L. Levin, D. Tzach, and J. Shamir, “Fiber optic velocity interferometer with very short coherence length light source,” Rev. Sci. Instrum. 67, 1434–1437 (1996).
[CrossRef]

Strand, O. T.

O. T. Strand, D. R. Goosman, C. Martinex, and R. L. Whitworth, “Compact system for high-speed velocimetry using heterodyne techniques,” Rev. Sci. Instrum. 77, 083108(2006).
[CrossRef]

Tapster, P.

P. Townsend, J. G. Rarity, and P. Tapster, “Enhanced single photon fringe visibility in a 10 km-long prototype quantum cryptography channel,” Electron. Lett. 29, 1291–1293(1993).
[CrossRef]

P. Townsend, J. G. Rarity, and P. Tapster, “Single photon interference in 10 km long optical fibre interferometer,” Electron. Lett. 29, 634–635 (1993).
[CrossRef]

Torgerson, J. R.

W. T. Buttler, S. K. Lamoreaux, F. G. Omenetto, and J. R. Torgerson, “Optical velocimetry,” arXiv:0409073v1(2004).

Townes, C. H.

A. L. Schawlow and C. H. Townes, “Infrared and optical masers,” Phys. Rev. 112, 1940–1949 (1958).
[CrossRef]

Townsend, P.

P. Townsend, J. G. Rarity, and P. Tapster, “Enhanced single photon fringe visibility in a 10 km-long prototype quantum cryptography channel,” Electron. Lett. 29, 1291–1293(1993).
[CrossRef]

P. Townsend, J. G. Rarity, and P. Tapster, “Single photon interference in 10 km long optical fibre interferometer,” Electron. Lett. 29, 634–635 (1993).
[CrossRef]

Tzach, D.

L. Levin, D. Tzach, and J. Shamir, “Fiber optic velocity interferometer with very short coherence length light source,” Rev. Sci. Instrum. 67, 1434–1437 (1996).
[CrossRef]

Whitworth, R. L.

O. T. Strand, D. R. Goosman, C. Martinex, and R. L. Whitworth, “Compact system for high-speed velocimetry using heterodyne techniques,” Rev. Sci. Instrum. 77, 083108(2006).
[CrossRef]

Yeh, Y.

Y. Yeh and H. Z. Cummins, “Localized fluid flow measurements with an He─Ne laser,” Appl. Phys. Lett. 4, 176–178(1964).
[CrossRef]

H. Cummins, N. Knable, L. Gampel, and Y. Yeh, “Frequency shifts in light diffracted by ultrasonic waves in liquid media,” Appl. Phys. Lett. 2, 62–64 (1963).
[CrossRef]

H. Z. Cummins, N. Knable, and Y. Yeh, “Spurious harmonic generation in optical heterodyning,” Appl. Opt. 2, 823–825(1963).
[CrossRef]

Appl. Opt. (1)

Appl. Phys. Lett. (3)

H. Cummins, N. Knable, L. Gampel, and Y. Yeh, “Frequency shifts in light diffracted by ultrasonic waves in liquid media,” Appl. Phys. Lett. 2, 62–64 (1963).
[CrossRef]

Y. Yeh and H. Z. Cummins, “Localized fluid flow measurements with an He─Ne laser,” Appl. Phys. Lett. 4, 176–178(1964).
[CrossRef]

J. W. Forman, Jr., E. W. George, and R. D. Lewis, “Measurement of localized fluid flow velocities in gasses with a laser Doppler flowmeter,” Appl. Phys. Lett. 7, 77–78 (1965).
[CrossRef]

Electron. Lett. (2)

P. Townsend, J. G. Rarity, and P. Tapster, “Single photon interference in 10 km long optical fibre interferometer,” Electron. Lett. 29, 634–635 (1993).
[CrossRef]

P. Townsend, J. G. Rarity, and P. Tapster, “Enhanced single photon fringe visibility in a 10 km-long prototype quantum cryptography channel,” Electron. Lett. 29, 1291–1293(1993).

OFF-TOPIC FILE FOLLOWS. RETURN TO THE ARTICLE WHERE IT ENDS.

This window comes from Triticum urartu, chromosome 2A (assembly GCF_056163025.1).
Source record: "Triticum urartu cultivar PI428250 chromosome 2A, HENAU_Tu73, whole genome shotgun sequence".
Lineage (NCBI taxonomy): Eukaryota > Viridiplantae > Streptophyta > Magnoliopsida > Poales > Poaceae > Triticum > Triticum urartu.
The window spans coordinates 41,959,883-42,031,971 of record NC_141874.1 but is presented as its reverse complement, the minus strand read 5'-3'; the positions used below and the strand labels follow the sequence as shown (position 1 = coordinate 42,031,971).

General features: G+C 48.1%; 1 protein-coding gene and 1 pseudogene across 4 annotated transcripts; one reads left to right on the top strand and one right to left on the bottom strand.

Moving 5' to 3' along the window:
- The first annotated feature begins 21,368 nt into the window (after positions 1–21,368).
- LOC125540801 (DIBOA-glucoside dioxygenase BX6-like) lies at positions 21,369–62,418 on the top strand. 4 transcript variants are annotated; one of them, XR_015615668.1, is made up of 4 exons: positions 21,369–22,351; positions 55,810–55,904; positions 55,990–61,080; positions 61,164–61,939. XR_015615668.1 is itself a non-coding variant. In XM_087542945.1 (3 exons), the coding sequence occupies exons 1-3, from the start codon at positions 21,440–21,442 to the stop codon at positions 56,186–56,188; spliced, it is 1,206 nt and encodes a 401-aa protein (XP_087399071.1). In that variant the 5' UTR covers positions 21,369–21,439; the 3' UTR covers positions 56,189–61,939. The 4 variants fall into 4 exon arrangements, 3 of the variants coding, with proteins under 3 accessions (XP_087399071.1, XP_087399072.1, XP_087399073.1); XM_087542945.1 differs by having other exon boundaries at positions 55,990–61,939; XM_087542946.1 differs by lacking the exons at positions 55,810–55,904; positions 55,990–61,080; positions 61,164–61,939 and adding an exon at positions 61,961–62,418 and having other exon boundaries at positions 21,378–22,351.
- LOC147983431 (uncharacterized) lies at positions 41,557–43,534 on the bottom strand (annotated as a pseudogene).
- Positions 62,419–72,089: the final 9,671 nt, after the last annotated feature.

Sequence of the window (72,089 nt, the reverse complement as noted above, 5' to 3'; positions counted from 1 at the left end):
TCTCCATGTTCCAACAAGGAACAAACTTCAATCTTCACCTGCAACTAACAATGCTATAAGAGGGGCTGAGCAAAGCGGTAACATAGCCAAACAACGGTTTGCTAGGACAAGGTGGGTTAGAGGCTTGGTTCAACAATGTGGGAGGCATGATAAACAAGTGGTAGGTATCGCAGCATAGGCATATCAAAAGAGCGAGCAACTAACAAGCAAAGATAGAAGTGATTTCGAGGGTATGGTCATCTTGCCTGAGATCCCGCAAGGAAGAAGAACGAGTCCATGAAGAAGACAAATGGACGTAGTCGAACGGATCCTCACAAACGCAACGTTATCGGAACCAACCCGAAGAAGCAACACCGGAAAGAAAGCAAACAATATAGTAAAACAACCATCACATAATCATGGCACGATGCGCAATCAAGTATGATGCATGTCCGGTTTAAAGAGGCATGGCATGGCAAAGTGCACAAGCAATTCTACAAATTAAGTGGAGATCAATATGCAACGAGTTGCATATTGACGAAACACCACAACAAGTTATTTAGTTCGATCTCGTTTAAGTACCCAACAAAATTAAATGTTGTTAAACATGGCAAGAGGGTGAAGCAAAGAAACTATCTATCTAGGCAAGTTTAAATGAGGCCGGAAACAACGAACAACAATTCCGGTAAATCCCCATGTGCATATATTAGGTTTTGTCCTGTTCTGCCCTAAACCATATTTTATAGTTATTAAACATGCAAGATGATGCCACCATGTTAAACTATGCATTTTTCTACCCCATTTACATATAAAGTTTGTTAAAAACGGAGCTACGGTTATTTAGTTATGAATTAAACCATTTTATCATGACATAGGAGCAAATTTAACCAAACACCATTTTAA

[CrossRef]

Europhys. Lett. (1)

A. Muller, J. Bréguet, and N. Gisin, “Experimental demonstration of quantum cryptography using polarized photons in optical-fiber over more than 1 km,” Europhys. Lett. 23, 383–388 (1993).
[CrossRef]

IEEE Photon. Technol. Lett. (1)

L. Fabiny and A. D. Kersey, “Interferometric fiber-optic Doppler velocimeter with high-dynamic range,” IEEE Photon. Technol. Lett. 9, 79–81 (1997).
[CrossRef]

J. Appl. Phys. (2)

L. M. Barker and Hollenbach, “Laser interferometry for measuring high velocities of any reflecting surface,” J. Appl. Phys. 43, 4669–4675 (1972).
[CrossRef]

W. T. Buttler, “Comment on ‘accuracy limits and window corrections for photon Doppler velocimetry’ [J. Appl. Phys. 101, 013523 (2007)],” J. Appl. Phys. 103, 046102 (2008).
[CrossRef]

J. Mod. Opt. (1)

J. Bréguet, A. Muller, and N. Gisin, “Quantum cryptography with polarized photons in optical fiber—experiment and practical limits,” J. Mod. Opt. 41, 2405–2412 (1994).
[CrossRef]

Nature (1)

D. J. Erskine and N. C. Holmes, “White light velocimetry,” Nature 377, 317–320 (1995).
[CrossRef]

New J. Phys. (1)

D. S. Bethune and W. P. Risk, “Autocompensating quantum cryptography,” New J. Phys. 4, 42 (2002).
[CrossRef]

Opt. Commun. (1)

M. Martinelli, “A universal compensator for polarization changes induced by birefringence on a retracing beam,” Opt. Commun. 72, 341–344 (1989).
[CrossRef]

Phys. Rev. (1)

A. L. Schawlow and C. H. Townes, “Infrared and optical masers,” Phys. Rev. 112, 1940–1949 (1958).
[CrossRef]

Phys. Rev. Lett. (1)

C. H. Bennett, “Quantum cryptography using any 2 nonorthogonal states,” Phys. Rev. Lett. 68, 3121–3124 (1992).
[CrossRef] [PubMed]

Rev. Mod. Instrum. (1)

W. F. Hemsing, “Velocity sensing interferometer (VISAR) modification,” Rev. Mod. Instrum. 50, 73–78 (1979).
[CrossRef]

Rev. Sci. Instrum. (4)

L. Levin, D. Tzach, and J. Shamir, “Fiber optic velocity interferometer with very short coherence length light source,” Rev. Sci. Instrum. 67, 1434–1437 (1996).
[CrossRef]

L. M. Barker and R. E. Hollenbach, “Interferometry technique for measuring the dynamic mechanical properties of materials,” Rev. Sci. Instrum. 36, 1617–1620 (1965).
[CrossRef]

O. T. Strand, D. R. Goosman, C. Martinex, and R. L. Whitworth, “Compact system for high-speed velocimetry using heterodyne techniques,” Rev. Sci. Instrum. 77, 083108(2006).